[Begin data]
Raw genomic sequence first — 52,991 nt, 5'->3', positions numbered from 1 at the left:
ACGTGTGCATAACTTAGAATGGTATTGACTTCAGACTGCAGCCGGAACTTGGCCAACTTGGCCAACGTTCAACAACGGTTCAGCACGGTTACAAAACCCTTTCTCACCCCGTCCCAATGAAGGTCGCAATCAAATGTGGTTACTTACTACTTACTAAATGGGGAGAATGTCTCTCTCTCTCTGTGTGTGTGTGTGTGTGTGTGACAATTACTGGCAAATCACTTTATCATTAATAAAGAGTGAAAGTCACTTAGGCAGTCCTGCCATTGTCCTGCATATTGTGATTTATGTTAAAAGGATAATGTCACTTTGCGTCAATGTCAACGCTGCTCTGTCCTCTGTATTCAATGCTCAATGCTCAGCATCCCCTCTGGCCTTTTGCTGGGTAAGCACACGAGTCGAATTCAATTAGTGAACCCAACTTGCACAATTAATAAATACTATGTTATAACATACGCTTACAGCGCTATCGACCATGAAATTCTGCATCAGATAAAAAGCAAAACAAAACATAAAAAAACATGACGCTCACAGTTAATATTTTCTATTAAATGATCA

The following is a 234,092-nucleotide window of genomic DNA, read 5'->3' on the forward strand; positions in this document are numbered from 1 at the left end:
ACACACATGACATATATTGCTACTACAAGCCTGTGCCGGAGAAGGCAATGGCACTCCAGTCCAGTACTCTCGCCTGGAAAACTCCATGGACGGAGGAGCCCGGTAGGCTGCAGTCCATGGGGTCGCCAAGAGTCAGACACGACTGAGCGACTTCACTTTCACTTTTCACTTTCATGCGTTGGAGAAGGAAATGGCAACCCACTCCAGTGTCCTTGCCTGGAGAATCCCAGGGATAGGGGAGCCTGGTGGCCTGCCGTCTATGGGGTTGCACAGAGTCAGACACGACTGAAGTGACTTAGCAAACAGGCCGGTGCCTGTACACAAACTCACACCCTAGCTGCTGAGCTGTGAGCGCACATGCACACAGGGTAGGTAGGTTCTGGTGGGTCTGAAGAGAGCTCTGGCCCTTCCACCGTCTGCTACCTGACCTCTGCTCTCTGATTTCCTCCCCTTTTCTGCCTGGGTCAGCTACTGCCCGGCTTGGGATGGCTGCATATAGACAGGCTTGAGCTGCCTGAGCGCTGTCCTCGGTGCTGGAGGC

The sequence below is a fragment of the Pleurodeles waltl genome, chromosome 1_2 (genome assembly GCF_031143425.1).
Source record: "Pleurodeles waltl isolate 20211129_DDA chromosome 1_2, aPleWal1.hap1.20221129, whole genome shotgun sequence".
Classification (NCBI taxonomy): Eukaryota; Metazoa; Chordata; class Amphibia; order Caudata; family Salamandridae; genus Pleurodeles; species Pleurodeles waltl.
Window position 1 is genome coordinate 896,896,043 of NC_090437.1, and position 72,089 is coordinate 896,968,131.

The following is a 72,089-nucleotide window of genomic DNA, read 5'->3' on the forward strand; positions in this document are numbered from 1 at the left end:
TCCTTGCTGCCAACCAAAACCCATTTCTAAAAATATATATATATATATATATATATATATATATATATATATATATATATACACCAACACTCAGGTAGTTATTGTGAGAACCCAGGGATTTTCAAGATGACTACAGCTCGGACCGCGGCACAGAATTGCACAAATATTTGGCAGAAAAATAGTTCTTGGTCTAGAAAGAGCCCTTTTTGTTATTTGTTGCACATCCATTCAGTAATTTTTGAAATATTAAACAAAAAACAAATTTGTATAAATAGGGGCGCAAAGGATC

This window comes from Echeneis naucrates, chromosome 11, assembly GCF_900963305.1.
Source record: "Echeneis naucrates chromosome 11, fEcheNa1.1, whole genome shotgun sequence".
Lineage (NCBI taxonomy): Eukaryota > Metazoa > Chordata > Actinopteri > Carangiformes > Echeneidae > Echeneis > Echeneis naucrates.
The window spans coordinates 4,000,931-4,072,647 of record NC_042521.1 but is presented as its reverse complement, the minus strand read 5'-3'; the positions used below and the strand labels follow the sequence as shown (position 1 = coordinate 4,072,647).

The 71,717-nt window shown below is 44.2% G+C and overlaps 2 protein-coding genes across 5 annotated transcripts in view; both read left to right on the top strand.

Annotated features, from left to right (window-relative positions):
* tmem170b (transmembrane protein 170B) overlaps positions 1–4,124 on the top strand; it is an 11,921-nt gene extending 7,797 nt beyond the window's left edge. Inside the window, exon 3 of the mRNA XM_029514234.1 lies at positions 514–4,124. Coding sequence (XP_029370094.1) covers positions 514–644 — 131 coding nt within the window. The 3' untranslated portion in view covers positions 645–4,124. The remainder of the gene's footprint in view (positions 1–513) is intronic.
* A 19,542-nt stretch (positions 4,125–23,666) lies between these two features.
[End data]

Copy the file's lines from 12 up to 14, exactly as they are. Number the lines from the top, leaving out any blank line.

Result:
Source record: "Echeneis naucrates chromosome 11, fEcheNa1.1, whole genome shotgun sequence".
Lineage (NCBI taxonomy): Eukaryota > Metazoa > Chordata > Actinopteri > Carangiformes > Echeneidae > Echeneis > Echeneis naucrates.
The window spans coordinates 4,000,931-4,072,647 of record NC_042521.1 but is presented as its reverse complement, the minus strand read 5'-3'; the positions used below and the strand labels follow the sequence as shown (position 1 = coordinate 4,072,647).